There are also many examples of the mainstream media being spiteful. On one occasion, the establishment of a big-time online news portal took upon themselves a mission to besmirch the reputation of an experienced and respected editor of a well-known daily newspaper.

While not much happened to the editor’s credibility when it comes to journalism, the poor guy now has to make regular rounds around the country to make court appearances.

Another admittedly pro-opposition editor was taken to jail a few years ago but is now free. This editor had been accused of making incendiary and false newspaper reports. While the journalistic integrity of his newspaper may not have been the best, if we are going to punish people for being incendiary and false, at least occasionally, we probably need to sew most of our mouths shut.

I will refrain from going on with more examples because there are just so many of them out there. But all of us can, and possibly will, remain silent. We will remain silent when the top brass of the government questions the characters of female students who go out at night to participate in processions. If a similar comment had come from somebody like Hefazat-e-Islam Bangladesh, our outrage would have poured easy and fast.

Criticizing right-wing politics is not something the media needs to stop doing. However, the trend, increasingly, has been to choose easy right-wing targets for crimes that people all over the political spectrum commit.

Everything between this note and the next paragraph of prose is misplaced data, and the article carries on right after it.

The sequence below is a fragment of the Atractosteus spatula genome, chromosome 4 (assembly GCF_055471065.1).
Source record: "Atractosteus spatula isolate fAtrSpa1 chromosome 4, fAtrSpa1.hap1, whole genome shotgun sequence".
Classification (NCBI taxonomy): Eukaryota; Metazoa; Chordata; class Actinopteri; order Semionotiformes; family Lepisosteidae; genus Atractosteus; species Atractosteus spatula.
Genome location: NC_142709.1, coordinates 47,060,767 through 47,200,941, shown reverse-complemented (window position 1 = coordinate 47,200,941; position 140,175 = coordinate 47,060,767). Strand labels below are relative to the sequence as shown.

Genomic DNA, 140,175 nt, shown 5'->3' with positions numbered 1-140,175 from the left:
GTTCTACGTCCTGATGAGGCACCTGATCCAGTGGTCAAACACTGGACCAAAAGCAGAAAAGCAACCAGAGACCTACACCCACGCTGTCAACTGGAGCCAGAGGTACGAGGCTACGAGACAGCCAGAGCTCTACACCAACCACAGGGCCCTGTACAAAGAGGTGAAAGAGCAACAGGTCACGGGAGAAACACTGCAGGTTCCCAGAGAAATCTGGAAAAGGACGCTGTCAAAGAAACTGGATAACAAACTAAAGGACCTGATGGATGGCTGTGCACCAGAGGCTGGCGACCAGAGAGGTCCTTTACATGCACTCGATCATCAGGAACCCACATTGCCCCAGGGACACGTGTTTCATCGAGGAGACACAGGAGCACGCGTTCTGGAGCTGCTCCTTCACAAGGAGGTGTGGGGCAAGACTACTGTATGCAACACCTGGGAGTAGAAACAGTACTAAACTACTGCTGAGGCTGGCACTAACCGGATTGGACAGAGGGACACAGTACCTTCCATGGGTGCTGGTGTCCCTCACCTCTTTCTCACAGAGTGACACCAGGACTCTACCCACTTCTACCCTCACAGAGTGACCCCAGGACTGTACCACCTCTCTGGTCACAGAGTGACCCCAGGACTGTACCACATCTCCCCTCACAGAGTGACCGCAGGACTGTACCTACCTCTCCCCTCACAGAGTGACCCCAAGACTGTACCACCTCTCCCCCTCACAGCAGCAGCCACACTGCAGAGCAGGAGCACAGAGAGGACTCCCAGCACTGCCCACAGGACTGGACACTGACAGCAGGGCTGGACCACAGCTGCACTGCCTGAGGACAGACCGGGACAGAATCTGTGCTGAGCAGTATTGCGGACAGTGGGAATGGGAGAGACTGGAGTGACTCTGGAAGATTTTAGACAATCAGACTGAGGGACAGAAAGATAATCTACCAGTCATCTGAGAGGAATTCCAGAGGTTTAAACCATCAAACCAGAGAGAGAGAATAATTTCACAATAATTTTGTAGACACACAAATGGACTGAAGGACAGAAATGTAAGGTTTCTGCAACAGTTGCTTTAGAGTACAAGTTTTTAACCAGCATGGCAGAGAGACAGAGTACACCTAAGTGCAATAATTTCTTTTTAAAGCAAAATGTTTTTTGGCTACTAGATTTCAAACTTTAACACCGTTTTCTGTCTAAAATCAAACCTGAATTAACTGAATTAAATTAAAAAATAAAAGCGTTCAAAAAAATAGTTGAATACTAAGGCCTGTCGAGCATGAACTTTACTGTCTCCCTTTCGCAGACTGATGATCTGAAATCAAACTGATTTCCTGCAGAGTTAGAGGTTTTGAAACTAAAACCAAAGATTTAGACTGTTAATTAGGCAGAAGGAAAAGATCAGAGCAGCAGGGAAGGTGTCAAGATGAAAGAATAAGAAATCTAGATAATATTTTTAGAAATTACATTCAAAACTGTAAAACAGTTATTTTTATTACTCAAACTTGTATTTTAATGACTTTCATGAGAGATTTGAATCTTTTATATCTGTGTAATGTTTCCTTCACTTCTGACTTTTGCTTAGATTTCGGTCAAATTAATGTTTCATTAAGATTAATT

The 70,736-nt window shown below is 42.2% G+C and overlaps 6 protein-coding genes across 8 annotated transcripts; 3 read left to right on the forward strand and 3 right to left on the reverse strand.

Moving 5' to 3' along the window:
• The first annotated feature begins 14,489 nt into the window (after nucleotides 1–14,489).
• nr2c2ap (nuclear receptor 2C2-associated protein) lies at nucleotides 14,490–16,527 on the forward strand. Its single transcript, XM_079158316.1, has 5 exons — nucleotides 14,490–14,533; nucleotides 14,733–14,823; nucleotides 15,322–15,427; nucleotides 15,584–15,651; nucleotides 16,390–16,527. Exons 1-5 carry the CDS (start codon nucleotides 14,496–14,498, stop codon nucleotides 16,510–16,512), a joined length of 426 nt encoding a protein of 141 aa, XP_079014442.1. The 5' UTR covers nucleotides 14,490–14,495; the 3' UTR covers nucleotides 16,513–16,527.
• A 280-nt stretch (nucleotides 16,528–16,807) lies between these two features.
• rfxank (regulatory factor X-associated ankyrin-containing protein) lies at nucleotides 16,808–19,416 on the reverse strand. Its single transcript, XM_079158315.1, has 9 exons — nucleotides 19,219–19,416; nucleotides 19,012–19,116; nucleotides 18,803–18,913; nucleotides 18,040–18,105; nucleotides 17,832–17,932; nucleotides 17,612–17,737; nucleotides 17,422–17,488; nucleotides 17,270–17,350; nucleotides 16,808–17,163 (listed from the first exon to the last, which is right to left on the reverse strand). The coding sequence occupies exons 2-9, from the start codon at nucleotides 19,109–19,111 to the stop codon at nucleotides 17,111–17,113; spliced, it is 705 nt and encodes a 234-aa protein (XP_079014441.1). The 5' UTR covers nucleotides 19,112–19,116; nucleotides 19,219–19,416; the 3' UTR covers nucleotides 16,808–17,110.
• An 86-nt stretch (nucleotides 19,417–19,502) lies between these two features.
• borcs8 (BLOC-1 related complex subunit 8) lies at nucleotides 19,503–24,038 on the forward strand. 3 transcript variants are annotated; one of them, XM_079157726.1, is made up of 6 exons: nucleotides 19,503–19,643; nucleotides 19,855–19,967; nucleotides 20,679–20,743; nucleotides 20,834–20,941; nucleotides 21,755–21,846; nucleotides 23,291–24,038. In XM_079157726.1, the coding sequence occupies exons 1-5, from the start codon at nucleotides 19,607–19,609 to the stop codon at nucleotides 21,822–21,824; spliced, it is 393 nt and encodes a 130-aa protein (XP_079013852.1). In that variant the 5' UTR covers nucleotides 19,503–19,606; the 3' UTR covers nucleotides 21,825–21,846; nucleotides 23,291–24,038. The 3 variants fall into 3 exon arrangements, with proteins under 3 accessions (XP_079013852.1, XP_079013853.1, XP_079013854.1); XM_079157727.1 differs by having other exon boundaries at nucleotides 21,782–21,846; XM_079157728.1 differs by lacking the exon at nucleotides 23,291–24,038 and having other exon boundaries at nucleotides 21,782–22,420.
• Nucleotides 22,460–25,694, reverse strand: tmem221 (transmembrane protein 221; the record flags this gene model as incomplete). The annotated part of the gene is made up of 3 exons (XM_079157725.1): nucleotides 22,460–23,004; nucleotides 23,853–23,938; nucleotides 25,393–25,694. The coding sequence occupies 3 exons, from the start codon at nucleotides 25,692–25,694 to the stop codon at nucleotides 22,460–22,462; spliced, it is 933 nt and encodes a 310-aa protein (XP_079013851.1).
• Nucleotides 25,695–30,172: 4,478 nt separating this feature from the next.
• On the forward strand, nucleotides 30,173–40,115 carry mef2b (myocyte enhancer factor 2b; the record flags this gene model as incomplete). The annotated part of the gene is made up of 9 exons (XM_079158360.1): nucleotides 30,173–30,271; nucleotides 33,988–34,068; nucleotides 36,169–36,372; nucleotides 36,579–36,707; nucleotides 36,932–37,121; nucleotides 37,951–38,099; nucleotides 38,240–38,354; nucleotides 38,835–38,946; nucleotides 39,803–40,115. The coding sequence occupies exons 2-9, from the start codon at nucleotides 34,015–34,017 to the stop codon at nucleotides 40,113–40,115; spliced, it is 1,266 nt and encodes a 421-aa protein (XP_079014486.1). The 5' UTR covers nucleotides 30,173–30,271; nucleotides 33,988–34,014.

During the quota movement and beyond, so many reports of sexual molestation at the hands of pro-government activists had come out in social media. How many of those accusations have been investigated so far?

If we keep publishing reports of our statistical achievements from studies done by fake organizations, people will stop taking us seriously.

And, not to forget, the only reason that reports of sexual harassment carried out by our politicians and businessmen, and other powerful men, do not come out in public is because our media seems to look the other way. We do it while wearing a guise of objective supremacy, as if we are in any way better than the subjects we report on. I guess we find it easy to even lie to ourselves.  

Fardin Hasin is a freelance contributor.